The second edition of Joseph Maingot's Parliamentary Privilege in Canada at page 234 explains that in order for the Speaker to find a prima facie case in a matter involving a deliberate misleading statement there must be “an admission by someone in authority, such a Minister of the Crown or an officer...”
The Auditor General is a very senior officer of Parliament. If information was withheld from her, then that too is inexcusable, but information being withheld from Parliament is contempt. It was not as if no one asked the government for this information. Clearly my question did ask for that information and I was given unreliable and bogus information.
When I received my answer to Question No. 131 I had no choice but to take those figures the government provided as the answer. Had I known that the department either really did not know, which would have been a better answer, at least I would know the truth and not use information that was misleading.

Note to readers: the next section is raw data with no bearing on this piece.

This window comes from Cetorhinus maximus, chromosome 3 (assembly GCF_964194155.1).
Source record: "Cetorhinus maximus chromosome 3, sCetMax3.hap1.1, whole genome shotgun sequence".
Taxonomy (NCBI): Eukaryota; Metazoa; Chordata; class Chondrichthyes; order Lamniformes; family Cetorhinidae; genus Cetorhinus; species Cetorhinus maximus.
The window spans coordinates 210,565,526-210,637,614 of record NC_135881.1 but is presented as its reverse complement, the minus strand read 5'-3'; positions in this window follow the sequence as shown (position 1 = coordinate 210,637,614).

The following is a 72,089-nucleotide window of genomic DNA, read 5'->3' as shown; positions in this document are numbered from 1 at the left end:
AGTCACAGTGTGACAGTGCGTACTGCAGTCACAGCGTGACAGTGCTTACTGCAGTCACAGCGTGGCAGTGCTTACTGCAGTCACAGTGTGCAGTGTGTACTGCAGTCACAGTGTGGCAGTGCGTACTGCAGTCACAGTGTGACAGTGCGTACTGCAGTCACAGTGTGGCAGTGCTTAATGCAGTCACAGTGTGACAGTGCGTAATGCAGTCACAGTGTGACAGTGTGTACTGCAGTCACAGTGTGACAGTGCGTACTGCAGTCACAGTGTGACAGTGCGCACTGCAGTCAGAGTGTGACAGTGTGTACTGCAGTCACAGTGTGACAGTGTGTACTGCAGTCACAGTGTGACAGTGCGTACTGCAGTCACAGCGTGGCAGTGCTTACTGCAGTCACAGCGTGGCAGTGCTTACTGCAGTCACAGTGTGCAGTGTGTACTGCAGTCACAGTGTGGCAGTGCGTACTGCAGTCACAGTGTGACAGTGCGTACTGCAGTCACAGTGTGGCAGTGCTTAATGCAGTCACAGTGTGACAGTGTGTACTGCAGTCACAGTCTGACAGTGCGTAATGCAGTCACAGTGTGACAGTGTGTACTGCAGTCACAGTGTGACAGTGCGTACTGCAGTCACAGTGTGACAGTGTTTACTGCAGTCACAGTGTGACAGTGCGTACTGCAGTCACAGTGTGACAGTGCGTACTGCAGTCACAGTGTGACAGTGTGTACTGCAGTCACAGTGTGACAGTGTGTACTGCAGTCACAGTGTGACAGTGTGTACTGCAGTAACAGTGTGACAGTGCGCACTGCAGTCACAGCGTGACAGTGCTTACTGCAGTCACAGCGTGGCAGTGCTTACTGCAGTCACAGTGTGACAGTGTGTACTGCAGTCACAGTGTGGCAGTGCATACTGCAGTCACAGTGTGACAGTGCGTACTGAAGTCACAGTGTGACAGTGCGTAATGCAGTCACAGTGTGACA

There is a chain reaction of using misleading information. The department misleads the parliamentary secretary who misleads Parliament who then misleads the members. Sometimes the right answer is “I don't know”. The other possibility, and this is the position of the Auditor General and the media, is that the government knew and did not share that information, deciding instead to provide me with numbers for the sake of providing me with numbers, perhaps to avoid the 45 day review of a committee, I do not know, but it is clear it did not provide the correct numbers and it was deliberate.
Whether you are of the opinion personally, Mr. Speaker, that the government did or did not deliberately mislead or withhold information from Parliament, there is the perception out there that it did. On that basis only this House must take action and get to the bottom of this issue for, if nothing else, preserving the dignity and authority of this institution and its members.
I refer you, Mr. Speaker, to the headline in the Globe and Mail which says, “Lies and contempt for Parliament at root of scandal in gun registry”. What impression does that give? I have never seen that in all my years as a member of Parliament.